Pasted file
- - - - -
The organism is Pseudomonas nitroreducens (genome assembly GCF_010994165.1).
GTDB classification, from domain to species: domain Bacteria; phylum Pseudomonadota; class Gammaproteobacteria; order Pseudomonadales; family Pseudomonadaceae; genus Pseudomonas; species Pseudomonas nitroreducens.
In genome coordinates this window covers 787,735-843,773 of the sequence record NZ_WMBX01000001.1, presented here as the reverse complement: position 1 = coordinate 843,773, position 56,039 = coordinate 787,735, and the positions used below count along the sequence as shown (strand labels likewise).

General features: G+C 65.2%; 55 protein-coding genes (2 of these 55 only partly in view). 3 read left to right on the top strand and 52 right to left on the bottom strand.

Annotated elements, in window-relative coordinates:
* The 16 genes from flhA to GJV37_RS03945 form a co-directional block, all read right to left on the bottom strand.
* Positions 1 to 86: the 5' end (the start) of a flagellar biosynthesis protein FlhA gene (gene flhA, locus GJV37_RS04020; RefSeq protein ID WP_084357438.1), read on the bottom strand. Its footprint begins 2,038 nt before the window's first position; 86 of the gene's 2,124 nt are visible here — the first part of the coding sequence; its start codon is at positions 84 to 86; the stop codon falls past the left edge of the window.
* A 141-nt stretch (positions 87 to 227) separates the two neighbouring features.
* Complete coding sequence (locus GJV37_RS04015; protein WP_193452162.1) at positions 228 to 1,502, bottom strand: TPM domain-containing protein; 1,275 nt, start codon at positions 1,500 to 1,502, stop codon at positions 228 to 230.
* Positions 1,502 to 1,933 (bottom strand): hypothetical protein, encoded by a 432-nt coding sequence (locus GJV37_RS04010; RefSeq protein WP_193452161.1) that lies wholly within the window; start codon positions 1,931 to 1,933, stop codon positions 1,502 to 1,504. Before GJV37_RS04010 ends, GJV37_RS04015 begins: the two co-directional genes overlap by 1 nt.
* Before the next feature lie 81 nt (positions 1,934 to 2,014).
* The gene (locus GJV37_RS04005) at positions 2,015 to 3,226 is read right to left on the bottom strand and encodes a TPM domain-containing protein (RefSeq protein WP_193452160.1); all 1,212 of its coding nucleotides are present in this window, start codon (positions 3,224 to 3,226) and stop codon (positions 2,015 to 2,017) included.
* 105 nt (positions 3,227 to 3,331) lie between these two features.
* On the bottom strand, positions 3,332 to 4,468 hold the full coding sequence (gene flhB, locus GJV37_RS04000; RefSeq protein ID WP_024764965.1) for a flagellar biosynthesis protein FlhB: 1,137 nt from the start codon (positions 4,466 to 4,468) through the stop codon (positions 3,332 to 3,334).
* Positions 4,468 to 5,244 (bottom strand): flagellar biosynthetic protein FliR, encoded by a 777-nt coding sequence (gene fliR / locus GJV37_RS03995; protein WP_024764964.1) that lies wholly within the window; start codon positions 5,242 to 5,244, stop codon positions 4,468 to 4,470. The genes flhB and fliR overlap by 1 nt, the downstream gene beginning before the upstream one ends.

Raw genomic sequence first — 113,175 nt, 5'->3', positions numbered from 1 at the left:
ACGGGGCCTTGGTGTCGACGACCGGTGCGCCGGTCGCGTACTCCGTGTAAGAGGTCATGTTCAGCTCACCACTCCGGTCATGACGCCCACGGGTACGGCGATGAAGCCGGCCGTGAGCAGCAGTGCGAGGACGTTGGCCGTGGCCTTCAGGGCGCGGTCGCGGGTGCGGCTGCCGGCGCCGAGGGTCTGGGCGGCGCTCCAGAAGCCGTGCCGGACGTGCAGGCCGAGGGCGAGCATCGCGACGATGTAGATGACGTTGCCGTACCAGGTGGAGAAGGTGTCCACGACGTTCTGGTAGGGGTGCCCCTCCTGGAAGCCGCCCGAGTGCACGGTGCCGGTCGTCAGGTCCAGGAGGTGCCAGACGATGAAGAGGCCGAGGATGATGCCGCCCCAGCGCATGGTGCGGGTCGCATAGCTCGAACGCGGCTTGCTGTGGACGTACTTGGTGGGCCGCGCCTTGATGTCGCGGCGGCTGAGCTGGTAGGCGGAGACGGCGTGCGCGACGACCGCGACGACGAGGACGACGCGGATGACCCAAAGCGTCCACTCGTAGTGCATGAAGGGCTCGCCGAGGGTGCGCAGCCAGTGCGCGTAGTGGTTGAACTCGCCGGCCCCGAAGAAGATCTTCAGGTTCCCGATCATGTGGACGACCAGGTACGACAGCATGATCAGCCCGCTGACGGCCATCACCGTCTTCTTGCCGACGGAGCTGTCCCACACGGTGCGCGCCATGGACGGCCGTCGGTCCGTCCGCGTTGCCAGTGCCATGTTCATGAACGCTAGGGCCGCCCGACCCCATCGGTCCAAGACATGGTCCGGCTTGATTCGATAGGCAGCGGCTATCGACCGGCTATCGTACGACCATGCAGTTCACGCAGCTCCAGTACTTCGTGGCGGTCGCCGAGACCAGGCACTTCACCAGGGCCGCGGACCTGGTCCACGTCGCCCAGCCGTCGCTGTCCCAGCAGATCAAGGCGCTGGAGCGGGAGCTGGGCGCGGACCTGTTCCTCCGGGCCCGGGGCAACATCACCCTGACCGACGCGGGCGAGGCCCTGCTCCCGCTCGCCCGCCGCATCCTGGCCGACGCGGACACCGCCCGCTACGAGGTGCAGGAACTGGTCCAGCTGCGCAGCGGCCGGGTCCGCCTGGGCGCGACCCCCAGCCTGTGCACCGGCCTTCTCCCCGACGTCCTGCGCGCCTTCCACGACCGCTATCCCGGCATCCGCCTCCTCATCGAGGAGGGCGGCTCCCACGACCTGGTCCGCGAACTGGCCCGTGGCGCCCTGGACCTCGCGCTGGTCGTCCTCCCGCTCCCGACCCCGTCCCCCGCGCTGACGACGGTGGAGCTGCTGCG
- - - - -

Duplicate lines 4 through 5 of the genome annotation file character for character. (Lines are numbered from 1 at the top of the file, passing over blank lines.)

General features: G+C 65.2%; 55 protein-coding genes (2 of these 55 only partly in view). 3 read left to right on the top strand and 52 right to left on the bottom strand.

Annotated elements, in window-relative coordinates: